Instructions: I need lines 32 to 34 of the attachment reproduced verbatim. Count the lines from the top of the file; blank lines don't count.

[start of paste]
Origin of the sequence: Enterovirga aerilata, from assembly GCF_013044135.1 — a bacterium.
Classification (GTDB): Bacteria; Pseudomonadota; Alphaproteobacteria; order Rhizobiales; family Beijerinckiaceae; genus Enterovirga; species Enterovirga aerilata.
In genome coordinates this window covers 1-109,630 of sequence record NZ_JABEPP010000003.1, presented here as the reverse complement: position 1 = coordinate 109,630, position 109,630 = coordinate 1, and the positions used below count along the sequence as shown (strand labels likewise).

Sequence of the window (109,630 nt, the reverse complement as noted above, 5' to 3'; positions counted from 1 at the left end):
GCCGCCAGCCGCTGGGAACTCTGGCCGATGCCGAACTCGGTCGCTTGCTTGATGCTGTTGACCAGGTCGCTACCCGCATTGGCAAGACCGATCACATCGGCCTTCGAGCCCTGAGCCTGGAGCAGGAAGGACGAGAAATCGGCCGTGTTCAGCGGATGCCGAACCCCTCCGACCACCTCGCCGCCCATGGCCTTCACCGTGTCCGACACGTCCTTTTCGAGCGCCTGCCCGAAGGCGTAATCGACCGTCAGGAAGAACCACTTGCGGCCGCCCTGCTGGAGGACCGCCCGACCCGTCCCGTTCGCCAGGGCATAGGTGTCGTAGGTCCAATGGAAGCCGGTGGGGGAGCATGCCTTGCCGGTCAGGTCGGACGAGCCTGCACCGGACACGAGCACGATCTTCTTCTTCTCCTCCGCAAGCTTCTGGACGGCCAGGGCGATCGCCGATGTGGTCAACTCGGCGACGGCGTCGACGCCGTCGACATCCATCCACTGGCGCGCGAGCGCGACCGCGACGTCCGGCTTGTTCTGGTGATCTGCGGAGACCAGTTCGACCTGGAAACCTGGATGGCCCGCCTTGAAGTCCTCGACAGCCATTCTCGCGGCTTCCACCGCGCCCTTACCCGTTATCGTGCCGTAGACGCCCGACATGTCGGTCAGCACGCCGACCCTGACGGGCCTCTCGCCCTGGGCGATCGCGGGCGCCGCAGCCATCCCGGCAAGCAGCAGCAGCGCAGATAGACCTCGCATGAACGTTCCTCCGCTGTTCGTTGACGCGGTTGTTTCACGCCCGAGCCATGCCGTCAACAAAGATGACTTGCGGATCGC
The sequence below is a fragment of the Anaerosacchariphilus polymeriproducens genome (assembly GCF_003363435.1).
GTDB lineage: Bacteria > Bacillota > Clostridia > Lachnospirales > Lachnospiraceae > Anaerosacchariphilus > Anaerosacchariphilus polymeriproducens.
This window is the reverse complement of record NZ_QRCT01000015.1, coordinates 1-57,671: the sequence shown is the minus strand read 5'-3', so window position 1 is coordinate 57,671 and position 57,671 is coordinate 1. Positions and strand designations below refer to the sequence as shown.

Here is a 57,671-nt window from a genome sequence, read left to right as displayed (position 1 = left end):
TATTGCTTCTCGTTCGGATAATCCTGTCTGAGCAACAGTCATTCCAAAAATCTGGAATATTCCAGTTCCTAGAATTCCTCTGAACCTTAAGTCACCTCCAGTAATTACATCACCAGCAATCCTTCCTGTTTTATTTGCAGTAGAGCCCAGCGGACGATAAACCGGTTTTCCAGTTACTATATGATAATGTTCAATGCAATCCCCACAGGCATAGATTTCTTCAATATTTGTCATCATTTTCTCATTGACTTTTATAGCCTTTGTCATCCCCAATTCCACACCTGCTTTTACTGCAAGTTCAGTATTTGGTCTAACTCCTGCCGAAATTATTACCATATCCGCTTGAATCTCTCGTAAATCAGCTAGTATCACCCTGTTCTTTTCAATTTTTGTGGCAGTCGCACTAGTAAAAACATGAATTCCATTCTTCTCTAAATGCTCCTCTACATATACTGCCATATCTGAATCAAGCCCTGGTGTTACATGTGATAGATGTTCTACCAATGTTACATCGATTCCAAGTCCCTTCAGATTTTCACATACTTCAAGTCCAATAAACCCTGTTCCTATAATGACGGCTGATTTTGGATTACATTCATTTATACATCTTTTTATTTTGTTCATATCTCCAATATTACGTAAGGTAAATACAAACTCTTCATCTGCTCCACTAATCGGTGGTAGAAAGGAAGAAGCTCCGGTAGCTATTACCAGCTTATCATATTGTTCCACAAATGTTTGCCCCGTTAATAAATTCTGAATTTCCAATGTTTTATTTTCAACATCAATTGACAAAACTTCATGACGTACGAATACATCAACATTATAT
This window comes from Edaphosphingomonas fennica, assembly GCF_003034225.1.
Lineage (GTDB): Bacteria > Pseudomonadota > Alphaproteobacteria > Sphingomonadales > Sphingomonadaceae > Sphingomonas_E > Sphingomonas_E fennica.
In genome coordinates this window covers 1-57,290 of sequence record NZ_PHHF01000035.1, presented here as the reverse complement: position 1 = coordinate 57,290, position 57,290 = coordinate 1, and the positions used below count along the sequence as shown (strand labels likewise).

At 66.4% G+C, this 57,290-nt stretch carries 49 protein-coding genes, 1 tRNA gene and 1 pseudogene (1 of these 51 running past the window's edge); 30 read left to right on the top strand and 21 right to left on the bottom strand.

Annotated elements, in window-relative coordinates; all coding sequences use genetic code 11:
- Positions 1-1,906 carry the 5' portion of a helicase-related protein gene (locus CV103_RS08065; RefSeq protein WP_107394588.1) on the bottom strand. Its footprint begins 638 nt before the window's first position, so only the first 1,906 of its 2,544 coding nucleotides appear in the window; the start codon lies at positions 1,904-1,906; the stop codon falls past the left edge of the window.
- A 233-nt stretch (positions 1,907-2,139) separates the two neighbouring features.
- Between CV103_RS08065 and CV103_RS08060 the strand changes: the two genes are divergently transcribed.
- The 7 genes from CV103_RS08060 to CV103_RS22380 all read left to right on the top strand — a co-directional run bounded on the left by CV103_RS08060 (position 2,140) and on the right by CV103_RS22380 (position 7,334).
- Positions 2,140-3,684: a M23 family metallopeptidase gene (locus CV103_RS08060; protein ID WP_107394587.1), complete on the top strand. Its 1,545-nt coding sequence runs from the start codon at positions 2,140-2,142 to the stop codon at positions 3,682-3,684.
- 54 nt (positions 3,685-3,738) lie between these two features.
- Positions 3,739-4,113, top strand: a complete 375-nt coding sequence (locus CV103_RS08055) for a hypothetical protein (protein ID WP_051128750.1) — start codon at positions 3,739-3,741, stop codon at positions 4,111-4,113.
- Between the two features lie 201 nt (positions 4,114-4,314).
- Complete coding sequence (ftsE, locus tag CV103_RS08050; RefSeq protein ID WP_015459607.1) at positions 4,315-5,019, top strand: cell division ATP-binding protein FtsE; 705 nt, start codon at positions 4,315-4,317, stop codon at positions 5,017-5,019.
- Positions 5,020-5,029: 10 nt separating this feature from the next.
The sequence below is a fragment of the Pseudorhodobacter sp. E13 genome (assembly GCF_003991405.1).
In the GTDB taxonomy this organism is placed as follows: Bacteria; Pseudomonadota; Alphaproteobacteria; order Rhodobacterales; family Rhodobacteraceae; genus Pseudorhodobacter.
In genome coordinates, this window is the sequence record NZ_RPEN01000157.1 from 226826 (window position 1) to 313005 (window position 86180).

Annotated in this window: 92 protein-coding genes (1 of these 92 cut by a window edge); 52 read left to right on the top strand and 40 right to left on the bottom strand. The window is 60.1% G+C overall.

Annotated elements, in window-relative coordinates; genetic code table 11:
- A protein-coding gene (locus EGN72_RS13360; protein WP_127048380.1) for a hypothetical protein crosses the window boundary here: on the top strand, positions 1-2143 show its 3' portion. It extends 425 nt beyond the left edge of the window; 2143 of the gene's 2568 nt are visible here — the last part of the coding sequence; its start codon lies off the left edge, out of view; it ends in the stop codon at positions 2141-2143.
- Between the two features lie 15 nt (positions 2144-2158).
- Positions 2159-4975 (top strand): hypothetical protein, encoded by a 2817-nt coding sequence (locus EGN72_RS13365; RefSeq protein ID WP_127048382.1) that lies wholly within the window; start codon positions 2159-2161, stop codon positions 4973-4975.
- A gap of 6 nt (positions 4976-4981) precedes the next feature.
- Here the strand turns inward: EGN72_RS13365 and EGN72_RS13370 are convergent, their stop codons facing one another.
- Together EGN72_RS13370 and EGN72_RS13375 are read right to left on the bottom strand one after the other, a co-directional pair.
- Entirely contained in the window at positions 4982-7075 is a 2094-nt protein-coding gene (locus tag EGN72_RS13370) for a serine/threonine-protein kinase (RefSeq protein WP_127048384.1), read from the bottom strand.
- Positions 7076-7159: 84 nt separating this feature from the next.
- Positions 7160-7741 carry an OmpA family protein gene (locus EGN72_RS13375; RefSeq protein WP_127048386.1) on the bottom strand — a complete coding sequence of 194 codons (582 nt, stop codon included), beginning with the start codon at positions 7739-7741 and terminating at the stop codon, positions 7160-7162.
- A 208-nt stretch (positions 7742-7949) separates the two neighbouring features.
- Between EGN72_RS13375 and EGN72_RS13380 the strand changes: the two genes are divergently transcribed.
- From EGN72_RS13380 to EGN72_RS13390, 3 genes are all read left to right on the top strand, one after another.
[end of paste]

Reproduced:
- Between the two features lie 15 nt (positions 2144-2158).
- Positions 2159-4975 (top strand): hypothetical protein, encoded by a 2817-nt coding sequence (locus EGN72_RS13365; RefSeq protein ID WP_127048382.1) that lies wholly within the window; start codon positions 2159-2161, stop codon positions 4973-4975.
- A gap of 6 nt (positions 4976-4981) precedes the next feature.